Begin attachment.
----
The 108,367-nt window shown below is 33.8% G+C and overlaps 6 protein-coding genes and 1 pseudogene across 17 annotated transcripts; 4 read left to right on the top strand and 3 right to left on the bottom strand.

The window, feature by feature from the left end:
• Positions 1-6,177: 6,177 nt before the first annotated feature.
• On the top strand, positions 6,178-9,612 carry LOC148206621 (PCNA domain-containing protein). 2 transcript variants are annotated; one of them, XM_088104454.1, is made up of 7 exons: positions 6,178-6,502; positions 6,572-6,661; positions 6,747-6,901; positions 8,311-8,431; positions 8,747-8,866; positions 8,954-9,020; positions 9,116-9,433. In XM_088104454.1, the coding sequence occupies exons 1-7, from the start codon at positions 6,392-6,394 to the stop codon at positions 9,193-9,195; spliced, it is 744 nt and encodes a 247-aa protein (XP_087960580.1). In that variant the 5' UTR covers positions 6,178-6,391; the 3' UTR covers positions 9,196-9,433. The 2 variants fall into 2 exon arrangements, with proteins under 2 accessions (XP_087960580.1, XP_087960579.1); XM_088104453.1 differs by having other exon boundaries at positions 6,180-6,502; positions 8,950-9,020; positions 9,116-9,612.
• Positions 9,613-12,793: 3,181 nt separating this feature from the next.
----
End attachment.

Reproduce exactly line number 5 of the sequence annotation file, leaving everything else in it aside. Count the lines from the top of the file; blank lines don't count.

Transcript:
• Positions 9,613-12,793: 3,181 nt separating this feature from the next.